Welcome to the Dosh Money Pack newsletter for Summer 2019!

This edition of the newsletter was put together by Grace Calvert, our Dosh Financial Assistant.

Download the full newsletter to read all our updates and tweet us @DoshTweets or contact us to tell us what you think.

This is a quarterly newsletter and the next one will be out in the summer. If you have ideas for future newsletter pieces, please get in touch!

 

This edition includes:

 

 Dosh logo

The Dosh team

 

Dosh News

 support

Project 2000

 

Universal Credit update

WCAinfo and PIPinfo – benefits assessment websites

 cost icon - image of tag with picture of coins and paper notes

Supporting energy customers in vulnerable circumstances

 local authority

Council Tax guide

benefits

Support for Mortgage Interest Loan

PIP Benefits

 

Financial Advocacy in Action

August 22nd, 2019

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Dosh Summer Newsletter 2018

dosh logo

Welcome to the Dosh Money Pack newsletter for Summer 2018!

This edition of the newsletter was put together by Lia Herbert, our Dosh Financial Assistant and Meike Beckford, Dosh Financial Advocacy Manager.

Download the full newsletter to read all our updates and tweet us @DoshTweets or contact us to tell us what you think.

This is a quarterly newsletter and the next one will be out in the summer. If you have ideas for future newsletter pieces, please get in touch!

 

This edition includes:

 

 Dosh logo

The Dosh team

 

Dosh News

 support

Help with PIP claims

 

Universal Credit update

 

New project launched: Your Money. Your Life.

 cost icon - image of tag with picture of coins and paper notes

Care charges explained

 

Dosh money awareness training

 

Financial Advocacy in Action

 

August 2nd, 2018

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Getting ready for Universal Credit

By Meike Beckford, Financial Advocacy Manager for Dosh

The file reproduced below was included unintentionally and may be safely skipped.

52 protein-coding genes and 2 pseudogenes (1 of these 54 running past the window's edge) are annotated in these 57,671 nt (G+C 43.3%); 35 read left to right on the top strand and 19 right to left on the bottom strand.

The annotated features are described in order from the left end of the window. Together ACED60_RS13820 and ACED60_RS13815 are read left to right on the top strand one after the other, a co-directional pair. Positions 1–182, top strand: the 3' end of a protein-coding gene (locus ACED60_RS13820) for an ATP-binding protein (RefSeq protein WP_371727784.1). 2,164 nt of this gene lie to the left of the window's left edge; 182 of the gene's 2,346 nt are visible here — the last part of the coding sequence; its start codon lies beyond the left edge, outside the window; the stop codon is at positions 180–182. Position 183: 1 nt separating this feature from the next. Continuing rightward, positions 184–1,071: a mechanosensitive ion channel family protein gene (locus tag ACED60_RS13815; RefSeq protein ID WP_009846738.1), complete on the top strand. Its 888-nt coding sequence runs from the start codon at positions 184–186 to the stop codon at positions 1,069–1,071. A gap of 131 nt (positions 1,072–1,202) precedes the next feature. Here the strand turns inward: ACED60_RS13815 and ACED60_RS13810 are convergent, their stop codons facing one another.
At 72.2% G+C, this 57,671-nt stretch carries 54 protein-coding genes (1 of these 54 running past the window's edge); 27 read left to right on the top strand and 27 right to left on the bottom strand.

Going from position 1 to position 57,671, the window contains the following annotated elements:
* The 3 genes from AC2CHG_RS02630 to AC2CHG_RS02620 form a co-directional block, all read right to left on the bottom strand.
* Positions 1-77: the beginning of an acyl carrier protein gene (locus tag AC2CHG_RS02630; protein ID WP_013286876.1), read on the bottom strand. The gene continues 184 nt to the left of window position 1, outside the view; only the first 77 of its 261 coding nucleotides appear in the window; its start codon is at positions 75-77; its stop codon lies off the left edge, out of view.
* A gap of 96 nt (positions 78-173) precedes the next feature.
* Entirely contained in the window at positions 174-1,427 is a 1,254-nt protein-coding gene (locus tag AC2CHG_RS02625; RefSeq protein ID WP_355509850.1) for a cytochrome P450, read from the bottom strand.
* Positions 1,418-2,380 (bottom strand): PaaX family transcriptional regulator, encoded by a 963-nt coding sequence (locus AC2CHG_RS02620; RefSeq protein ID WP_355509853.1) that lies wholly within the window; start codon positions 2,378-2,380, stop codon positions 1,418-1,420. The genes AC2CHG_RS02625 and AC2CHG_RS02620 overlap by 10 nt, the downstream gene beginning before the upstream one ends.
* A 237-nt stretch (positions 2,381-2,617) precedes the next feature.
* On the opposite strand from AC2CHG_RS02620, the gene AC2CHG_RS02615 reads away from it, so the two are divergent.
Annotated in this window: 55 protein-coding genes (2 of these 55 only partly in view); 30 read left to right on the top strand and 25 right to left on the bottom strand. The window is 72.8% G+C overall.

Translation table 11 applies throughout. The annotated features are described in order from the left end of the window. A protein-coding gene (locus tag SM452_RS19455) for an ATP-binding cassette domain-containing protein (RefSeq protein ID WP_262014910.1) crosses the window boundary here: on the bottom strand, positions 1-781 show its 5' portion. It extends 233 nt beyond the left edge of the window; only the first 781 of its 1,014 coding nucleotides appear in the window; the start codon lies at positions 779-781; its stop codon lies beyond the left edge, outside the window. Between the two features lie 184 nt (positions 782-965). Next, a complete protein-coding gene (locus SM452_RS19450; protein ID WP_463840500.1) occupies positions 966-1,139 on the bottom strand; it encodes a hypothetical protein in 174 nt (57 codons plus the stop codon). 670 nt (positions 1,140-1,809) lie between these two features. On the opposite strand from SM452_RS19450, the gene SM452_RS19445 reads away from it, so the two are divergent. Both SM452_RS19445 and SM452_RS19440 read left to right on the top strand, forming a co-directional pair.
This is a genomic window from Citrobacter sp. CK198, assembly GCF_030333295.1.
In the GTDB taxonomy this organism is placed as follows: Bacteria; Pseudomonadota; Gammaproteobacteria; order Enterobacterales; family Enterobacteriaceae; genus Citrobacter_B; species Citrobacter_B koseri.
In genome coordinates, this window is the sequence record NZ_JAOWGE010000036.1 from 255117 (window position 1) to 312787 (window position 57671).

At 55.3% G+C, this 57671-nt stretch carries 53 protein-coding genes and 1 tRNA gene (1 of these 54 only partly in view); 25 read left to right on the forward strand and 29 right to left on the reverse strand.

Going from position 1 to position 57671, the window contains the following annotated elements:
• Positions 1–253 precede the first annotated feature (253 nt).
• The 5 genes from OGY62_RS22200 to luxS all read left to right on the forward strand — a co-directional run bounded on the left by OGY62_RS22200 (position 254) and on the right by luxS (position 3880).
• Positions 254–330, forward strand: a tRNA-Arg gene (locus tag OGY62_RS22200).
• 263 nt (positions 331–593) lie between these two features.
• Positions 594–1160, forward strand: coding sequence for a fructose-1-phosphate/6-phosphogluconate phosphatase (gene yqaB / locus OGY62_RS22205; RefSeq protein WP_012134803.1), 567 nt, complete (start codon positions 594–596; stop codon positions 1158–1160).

Universal Credit is replacing some of the main benefits you and people you support receive.  There are some things you need to be aware of now and some actions to take to ensure you and the people you support continue to get the right benefits. Ignoring this now could cost them £1,000s and cause everyone more work later.

This is a basic overview to give you key facts. It does not include all criteria for Universal Credit and you should not rely on it as benefits advice for any individual person. This gives you some key highlights to help plan how to support people with Universal Credit.

Benefits

 

Key facts

Universal Credit replaces current means tested benefits:

  • Job Seekers’ Allowance (JSA)
  • Income Support
  • Employment and Support Allowance (ESA) – income-related
  • Housing Benefit (except for social housing)
  • Working and child tax credits

It does not affect:

  • DLA, PIP, or Attendance Allowance
  • Pension Credit or State Pension
  • Housing benefit for people in ‘specified accommodation’: getting support at home and renting from a Housing Association, charity or non-metropolitan borough council (if you’re not sure, check the exact criteria for exemption)

 

Moving to Universal Credit

New claims for these benefits are now on Universal Credit.

People who already get the ‘old’ benefits, will be moved to Universal Credit in the next years under ‘managed migration’ – this protects their income so they won’t lose out – they will get a top-up if their Universal Credit award is lower than their old benefits.

Some people may trigger a Universal Credit claim earlier, in which case it is treated as a new claim and they don’t get any income protection.

who

 

Who it will affect